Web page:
Mark Glaser is the founder, publisher and executive editor of MediaShift and Idea Lab. entrepreneur, writer, editor, advisor, dad, singer, ridiculous-maker.
WHAT LED YOU TO START WORKING IN DIGITAL/MEDIA PUBLISHING?
I’ve been a lifelong journalist and editor, and have been a freelancer for most of my career. At one point, I was writing a column for USC Annenberg’s Online Journalism Review in the early 2000s. In this writing, I covered the birth of blogging, podcasting and how bloggers were becoming trusted sources for information under repressive regimes in places like Iran and Egypt. This work was fascinating to me and led me to launch MediaShift with support and hosting from PBS, with a focus on digital media.
WHAT DOES A TYPICAL DAY LOOK LIKE FOR YOU?
A typical day includes overseeing all the operations that happen at MediaShift. This includes making sure content is going up each weekday, taking a look at the copy, headlines and more. It also means looking at the email newsletters we send out each day and the social media promotions. We also have a Content Studio, so I help run that, currently with an audio project for Philanthropy University, helping them convert video courses into audio podcasts. And we also run weekly online training, so I check to make sure these are being launched and promoted regularly. I also host and write our weekly MediaShift podcast, which is currently on summer hiatus but will be back in August. We do a weekly editorial check-in via email each week as we are a completely virtual company.
And I also help run our event production business, which includes two upcoming Weekend Hackathons at the University of North Texas on October and West Virginia University in November. There’s a lot to do, and never dull moment!
WHAT’S YOUR WORK SETUP LOOK LIKE?
My work setup is pretty basic, on a large iMac, using Google Docs a lot, as well as Gmail, Google Calendar, and GChat, and sometimes Skype. We use BigMarker for our online trainings. I use Zoho for sales and invoicing. I’m on social media a lot, including Twitter, Facebook, LinkedIn and sometimes Instagram.
WHAT DO YOU DO OR GO TO GET INSPIRED?
I’ve been trying to take one hour each week to study and consider one idea more closely, without being bothered by distractions, technology, etc. Typically I go to a library with a notepad and pen and just think about something in-depth. It’s also called a “Schultz Hour,” as outlined in this article. Also going out to conferences and media events inspires me by meeting new people, finding out how well MediaShift is doing, and sparking ideas for us to cover or new areas of our business.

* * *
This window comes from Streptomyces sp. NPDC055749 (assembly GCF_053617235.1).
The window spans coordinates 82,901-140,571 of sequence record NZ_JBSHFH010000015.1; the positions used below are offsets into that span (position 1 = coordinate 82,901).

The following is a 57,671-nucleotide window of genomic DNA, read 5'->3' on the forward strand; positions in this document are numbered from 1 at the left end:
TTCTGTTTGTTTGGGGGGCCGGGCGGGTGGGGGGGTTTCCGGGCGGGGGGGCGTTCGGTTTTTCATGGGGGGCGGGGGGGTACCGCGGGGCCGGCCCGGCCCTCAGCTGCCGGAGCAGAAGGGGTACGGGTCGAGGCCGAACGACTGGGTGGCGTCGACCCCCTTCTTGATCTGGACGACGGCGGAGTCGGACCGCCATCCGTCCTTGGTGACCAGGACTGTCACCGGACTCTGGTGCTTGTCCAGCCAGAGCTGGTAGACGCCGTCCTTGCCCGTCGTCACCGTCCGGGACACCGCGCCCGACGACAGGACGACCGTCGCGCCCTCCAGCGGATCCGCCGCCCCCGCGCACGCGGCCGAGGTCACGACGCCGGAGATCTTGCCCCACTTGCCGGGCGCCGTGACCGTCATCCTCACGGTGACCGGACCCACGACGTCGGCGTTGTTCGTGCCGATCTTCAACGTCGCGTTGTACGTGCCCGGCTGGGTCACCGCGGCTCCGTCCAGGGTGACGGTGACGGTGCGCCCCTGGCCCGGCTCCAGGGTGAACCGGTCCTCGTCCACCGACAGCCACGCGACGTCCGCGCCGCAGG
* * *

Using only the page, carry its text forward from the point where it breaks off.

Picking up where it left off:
WHAT’S YOUR FAVORITE PIECE OF WRITING OR QUOTE?
Don’t really have any favorites.
WHAT IS THE PASSIONATE PROBLEM YOU ARE TACKLING AT THE MOMENT?
The biggest problem I am tackling at the moment is the problem of smaller news publishers not getting enough attention from the larger tech platforms like Facebook, Google, Twitter, and Snapchat. I’ve been running private roundtables on this subject, with support from various media foundations and I think it’s making a difference. Our next project will be creating Peer Training Groups among the smaller publishers so they can help each other out.
IS THERE A PRODUCT, SOLUTION OR TOOL THAT MAKES YOU THINK IT IS A GOOD DESIGN FOR YOUR DIGITAL PUBLISHING EFFORTS?
Not that I’ve heard of. It’s typically a LOT of tools and products that help if you have the time, money and energy to learn them. We use tools like Google Analytics, Google DoubleClick for Publishers, Buffer (for social media), WordPress (for publishing) and others, but it’s hard to find just one to solve all our problems.
ANY ADVICE FOR AMBITIOUS DIGITAL PUBLISHING AND MEDIA PROFESSIONALS JUST STARTING OUT?
It’s a great time to be starting out in digital publishing because there’s a need for smart people who really know their stuff, who are willing to experiment and try new things. Not only can you catch on with digital publishers, including for-profit and non-profit, but you can also launch your own publication or content house without too much investment needed. It comes down to time and passion. If you have a deep passion for a subject or idea, then you can go right ahead and launch a site, a podcast, a social feed or group and get it done.